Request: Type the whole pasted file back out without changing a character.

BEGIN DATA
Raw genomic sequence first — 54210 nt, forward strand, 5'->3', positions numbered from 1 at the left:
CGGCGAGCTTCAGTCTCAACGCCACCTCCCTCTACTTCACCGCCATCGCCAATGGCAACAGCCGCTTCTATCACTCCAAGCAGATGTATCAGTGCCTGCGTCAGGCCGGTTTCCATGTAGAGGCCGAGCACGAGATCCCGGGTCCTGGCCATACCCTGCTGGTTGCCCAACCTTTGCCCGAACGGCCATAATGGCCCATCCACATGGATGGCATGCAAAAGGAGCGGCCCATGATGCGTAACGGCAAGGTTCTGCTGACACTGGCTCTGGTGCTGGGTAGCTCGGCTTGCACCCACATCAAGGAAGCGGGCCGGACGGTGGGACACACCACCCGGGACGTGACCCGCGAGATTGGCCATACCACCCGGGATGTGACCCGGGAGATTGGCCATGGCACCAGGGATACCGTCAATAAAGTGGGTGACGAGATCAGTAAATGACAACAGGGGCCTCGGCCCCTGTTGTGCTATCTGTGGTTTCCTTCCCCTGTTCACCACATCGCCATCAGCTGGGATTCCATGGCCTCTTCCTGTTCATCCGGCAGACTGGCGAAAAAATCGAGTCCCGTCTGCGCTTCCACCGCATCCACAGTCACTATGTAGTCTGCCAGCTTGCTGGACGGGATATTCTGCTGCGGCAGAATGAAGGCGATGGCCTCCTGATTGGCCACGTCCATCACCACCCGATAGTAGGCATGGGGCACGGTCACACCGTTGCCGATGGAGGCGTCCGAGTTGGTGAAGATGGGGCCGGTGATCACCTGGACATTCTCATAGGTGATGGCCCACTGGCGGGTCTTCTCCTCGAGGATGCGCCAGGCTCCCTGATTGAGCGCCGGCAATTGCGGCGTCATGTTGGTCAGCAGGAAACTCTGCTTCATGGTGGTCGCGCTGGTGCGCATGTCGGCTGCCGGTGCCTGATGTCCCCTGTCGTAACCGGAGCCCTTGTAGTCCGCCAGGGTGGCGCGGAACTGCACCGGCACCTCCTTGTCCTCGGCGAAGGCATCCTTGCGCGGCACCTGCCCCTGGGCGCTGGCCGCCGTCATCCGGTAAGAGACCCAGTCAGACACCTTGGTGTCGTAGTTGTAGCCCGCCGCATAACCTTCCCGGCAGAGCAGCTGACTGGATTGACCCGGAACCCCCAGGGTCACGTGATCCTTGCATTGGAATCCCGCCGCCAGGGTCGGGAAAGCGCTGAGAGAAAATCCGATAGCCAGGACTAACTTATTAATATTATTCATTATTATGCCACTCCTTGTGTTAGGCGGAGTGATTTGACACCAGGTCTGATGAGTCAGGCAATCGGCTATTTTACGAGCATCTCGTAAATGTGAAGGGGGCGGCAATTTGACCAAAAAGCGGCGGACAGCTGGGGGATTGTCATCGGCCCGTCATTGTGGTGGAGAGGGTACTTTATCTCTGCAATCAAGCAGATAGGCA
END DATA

Raw genomic sequence first — 54210 nt, forward strand, 5'->3', positions numbered from 1 at the left:
CGGCGAGCTTCAGTCTCAACGCCACCTCCCTCTACTTCACCGCCATCGCCAATGGCAACAGCCGCTTCTATCACTCCAAGCAGATGTATCAGTGCCTGCGTCAGGCCGGTTTCCATGTAGAGGCCGAGCACGAGATCCCGGGTCCTGGCCATACCCTGCTGGTTGCCCAACCTTTGCCCGAACGGCCATAATGGCCCATCCACATGGATGGCATGCAAAAGGAGCGGCCCATGATGCGTAACGGCAAGGTTCTGCTGACACTGGCTCTGGTGCTGGGTAGCTCGGCTTGCACCCACATCAAGGAAGCGGGCCGGACGGTGGGACACACCACCCGGGACGTGACCCGCGAGATTGGCCATACCACCCGGGATGTGACCCGGGAGATTGGCCATGGCACCAGGGATACCGTCAATAAAGTGGGTGACGAGATCAGTAAATGACAACAGGGGCCTCGGCCCCTGTTGTGCTATCTGTGGTTTCCTTCCCCTGTTCACCACATCGCCATCAGCTGGGATTCCATGGCCTCTTCCTGTTCATCCGGCAGACTGGCGAAAAAATCGAGTCCCGTCTGCGCTTCCACCGCATCCACAGTCACTATGTAGTCTGCCAGCTTGCTGGACGGGATATTCTGCTGCGGCAGAATGAAGGCGATGGCCTCCTGATTGGCCACGTCCATCACCACCCGATAGTAGGCATGGGGCACGGTCACACCGTTGCCGATGGAGGCGTCCGAGTTGGTGAAGATGGGGCCGGTGATCACCTGGACATTCTCATAGGTGATGGCCCACTGGCGGGTCTTCTCCTCGAGGATGCGCCAGGCTCCCTGATTGAGCGCCGGCAATTGCGGCGTCATGTTGGTCAGCAGGAAACTCTGCTTCATGGTGGTCGCGCTGGTGCGCATGTCGGCTGCCGGTGCCTGATGTCCCCTGTCGTAACCGGAGCCCTTGTAGTCCGCCAGGGTGGCGCGGAACTGCACCGGCACCTCCTTGTCCTCGGCGAAGGCATCCTTGCGCGGCACCTGCCCCTGGGCGCTGGCCGCCGTCATCCGGTAAGAGACCCAGTCAGACACCTTGGTGTCGTAGTTGTAGCCCGCCGCATAACCTTCCCGGCAGAGCAGCTGACTGGATTGACCCGGAACCCCCAGGGTCACGTGATCCTTGCATTGGAATCCCGCCGCCAGGGTCGGGAAAGCGCTGAGAGAAAATCCGATAGCCAGGACTAACTTATTAATATTATTCATTATTATGCCACTCCTTGTGTTAGGCGGAGTGATTTGACACCAGGTCTGATGAGTCAGGCAATCGGCTATTTTACGAGCATCTCGTAAATGTGAAGGGGGCGGCAATTTGACCAAAAAGCGGCGGACAGCTGGGGGATTGTCATCGGCCCGTCATTGTGGTGGAGAGGGTACTTTATCTCTGCAATCAAGCAGATAGGCA